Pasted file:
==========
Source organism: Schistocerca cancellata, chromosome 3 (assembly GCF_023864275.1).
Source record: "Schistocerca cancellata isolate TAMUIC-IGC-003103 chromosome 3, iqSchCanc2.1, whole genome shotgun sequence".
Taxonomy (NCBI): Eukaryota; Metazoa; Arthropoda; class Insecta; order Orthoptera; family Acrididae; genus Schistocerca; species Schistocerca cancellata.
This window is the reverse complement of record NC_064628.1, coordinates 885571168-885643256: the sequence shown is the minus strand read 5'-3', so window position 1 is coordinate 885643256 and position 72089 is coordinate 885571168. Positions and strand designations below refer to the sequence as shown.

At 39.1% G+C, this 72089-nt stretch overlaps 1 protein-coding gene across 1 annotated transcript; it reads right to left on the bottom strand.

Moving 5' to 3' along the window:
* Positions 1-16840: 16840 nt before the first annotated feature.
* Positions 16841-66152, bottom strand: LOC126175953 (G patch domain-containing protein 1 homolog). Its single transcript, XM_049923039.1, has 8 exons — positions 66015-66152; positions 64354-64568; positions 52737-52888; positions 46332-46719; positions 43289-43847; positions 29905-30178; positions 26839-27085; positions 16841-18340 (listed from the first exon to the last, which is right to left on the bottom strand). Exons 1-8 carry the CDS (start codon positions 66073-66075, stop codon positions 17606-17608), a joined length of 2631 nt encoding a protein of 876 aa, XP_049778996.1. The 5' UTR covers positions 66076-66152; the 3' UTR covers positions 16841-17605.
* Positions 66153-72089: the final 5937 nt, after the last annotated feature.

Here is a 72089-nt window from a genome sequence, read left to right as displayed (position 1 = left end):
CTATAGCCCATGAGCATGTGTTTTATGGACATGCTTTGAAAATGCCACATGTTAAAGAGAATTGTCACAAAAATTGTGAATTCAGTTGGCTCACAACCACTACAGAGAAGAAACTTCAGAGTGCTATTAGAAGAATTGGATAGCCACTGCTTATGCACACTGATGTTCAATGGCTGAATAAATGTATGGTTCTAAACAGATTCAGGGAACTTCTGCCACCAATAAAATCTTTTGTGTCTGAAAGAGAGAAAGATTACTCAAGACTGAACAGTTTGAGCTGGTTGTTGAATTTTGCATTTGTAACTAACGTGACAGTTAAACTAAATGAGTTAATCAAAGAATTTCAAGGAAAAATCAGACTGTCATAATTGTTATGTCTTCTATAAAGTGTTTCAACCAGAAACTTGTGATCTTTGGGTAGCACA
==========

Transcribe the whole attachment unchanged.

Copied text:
Source organism: Schistocerca cancellata, chromosome 3 (assembly GCF_023864275.1).
Source record: "Schistocerca cancellata isolate TAMUIC-IGC-003103 chromosome 3, iqSchCanc2.1, whole genome shotgun sequence".
Taxonomy (NCBI): Eukaryota; Metazoa; Arthropoda; class Insecta; order Orthoptera; family Acrididae; genus Schistocerca; species Schistocerca cancellata.
This window is the reverse complement of record NC_064628.1, coordinates 885571168-885643256: the sequence shown is the minus strand read 5'-3', so window position 1 is coordinate 885643256 and position 72089 is coordinate 885571168. Positions and strand designations below refer to the sequence as shown.

At 39.1% G+C, this 72089-nt stretch overlaps 1 protein-coding gene across 1 annotated transcript; it reads right to left on the bottom strand.

Moving 5' to 3' along the window:
* Positions 1-16840: 16840 nt before the first annotated feature.
* Positions 16841-66152, bottom strand: LOC126175953 (G patch domain-containing protein 1 homolog). Its single transcript, XM_049923039.1, has 8 exons — positions 66015-66152; positions 64354-64568; positions 52737-52888; positions 46332-46719; positions 43289-43847; positions 29905-30178; positions 26839-27085; positions 16841-18340 (listed from the first exon to the last, which is right to left on the bottom strand). Exons 1-8 carry the CDS (start codon positions 66073-66075, stop codon positions 17606-17608), a joined length of 2631 nt encoding a protein of 876 aa, XP_049778996.1. The 5' UTR covers positions 66076-66152; the 3' UTR covers positions 16841-17605.
* Positions 66153-72089: the final 5937 nt, after the last annotated feature.

Here is a 72089-nt window from a genome sequence, read left to right as displayed (position 1 = left end):
CTATAGCCCATGAGCATGTGTTTTATGGACATGCTTTGAAAATGCCACATGTTAAAGAGAATTGTCACAAAAATTGTGAATTCAGTTGGCTCACAACCACTACAGAGAAGAAACTTCAGAGTGCTATTAGAAGAATTGGATAGCCACTGCTTATGCACACTGATGTTCAATGGCTGAATAAATGTATGGTTCTAAACAGATTCAGGGAACTTCTGCCACCAATAAAATCTTTTGTGTCTGAAAGAGAGAAAGATTACTCAAGACTGAACAGTTTGAGCTGGTTGTTGAATTTTGCATTTGTAACTAACGTGACAGTTAAACTAAATGAGTTAATCAAAGAATTTCAAGGAAAAATCAGACTGTCATAATTGTTATGTCTTCTATAAAGTGTTTCAACCAGAAACTTGTGATCTTTGGGTAGCACA